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The Food Health Ecosystems Lab is a university research hub, founded in 2022, to investigate human health in relation to food and ecosystems. We use a critical social science lens to understand the social and political impacts of food-related socio-natural systems, such as produce supply chains, urban agriculture projects, and the human gut microbiome. By better understanding the ways that these systems interact with society, we aim to support more sustainable and just food systems.

Urban Food Sovereignty in a Global Marketplace: Tracking produce supply chains to assess food security and food sovereignty in Toronto and region, 2021-present

Objectives: This study takes stock of the produce supply chains that feed the Greater Toronto Area in a sociopolitical and historical context. We are tracking the flows of fruits and vegetables that circulate through the Ontario Food Terminal, the country’s largest wholesale produce market and third largest on the continent, as well as culturally-­significant produce from South Asia that arrives via a parallel supply chain. 

Context: Critical food system scholars have long warned that food supply chains of the global food system are brittle — their just­-in-time sourcing not resilient to unpredictable shocks such as extreme weather events and labour disruption.

Researchers and Partners: 

  • Dr. Sarah Elton at Toronto Metropolitan University is overseeing research into produce supply chains
  • Dr. Jayeeta Sharma at the University of Toronto Scarborough is heading up a historical analysis of the Ontario Food Terminal, including conducting oral history interviews with people who have worked at the Terminal, or who work there now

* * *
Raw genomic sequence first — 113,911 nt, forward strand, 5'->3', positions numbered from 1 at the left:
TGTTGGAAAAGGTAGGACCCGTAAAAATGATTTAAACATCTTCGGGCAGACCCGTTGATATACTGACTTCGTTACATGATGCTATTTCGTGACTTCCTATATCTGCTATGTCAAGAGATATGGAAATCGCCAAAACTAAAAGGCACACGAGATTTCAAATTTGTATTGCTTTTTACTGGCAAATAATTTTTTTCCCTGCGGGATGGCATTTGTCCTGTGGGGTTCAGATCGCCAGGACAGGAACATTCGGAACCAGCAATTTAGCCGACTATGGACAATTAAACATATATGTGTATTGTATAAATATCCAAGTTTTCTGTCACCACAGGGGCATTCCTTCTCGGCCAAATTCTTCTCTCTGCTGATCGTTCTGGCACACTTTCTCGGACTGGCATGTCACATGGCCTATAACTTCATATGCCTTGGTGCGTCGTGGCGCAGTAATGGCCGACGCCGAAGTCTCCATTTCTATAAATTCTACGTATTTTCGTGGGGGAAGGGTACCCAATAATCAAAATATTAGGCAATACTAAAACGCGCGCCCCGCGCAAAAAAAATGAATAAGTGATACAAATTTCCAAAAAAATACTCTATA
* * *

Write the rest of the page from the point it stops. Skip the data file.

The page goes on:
• Dr. Evan Fraser at the University of Guelph
  • City of Toronto

Funding: The study is funded by the Social Sciences and Humanities Research Council.

Eating for Two Trillion: Thinking critically about the social production of the human gut microbiome in relation to food and diet

Objectives and context: There has been an explosion of interest in recent biomedical research into the human microbiome–some call this attention “microbiomania.” We are using our critical health researcher skills to unpack how this science is produced and better understand the role of the gut microbiome in both food systems and society.

Global food supply under pressure? Investigating the impact of COVID-19 at the Ontario Food Terminal, 2020-2021

Objectives: In the first year of the pandemic, we tracked the impact of COVID-19 on Canada’s largest wholesale produce terminal, the Ontario Food Terminal. 

Context: The Terminal is a marketplace for fruits and vegetables destined for consumers in Toronto, the rest of Ontario and into Quebec, the Atlantic Provinces and some American states. 

Researchers and Partners: 

  • Dr. Evan Fraser at the University of Guelph

Funding: This study was funded by the Faculty of Arts and the Department of Sociology.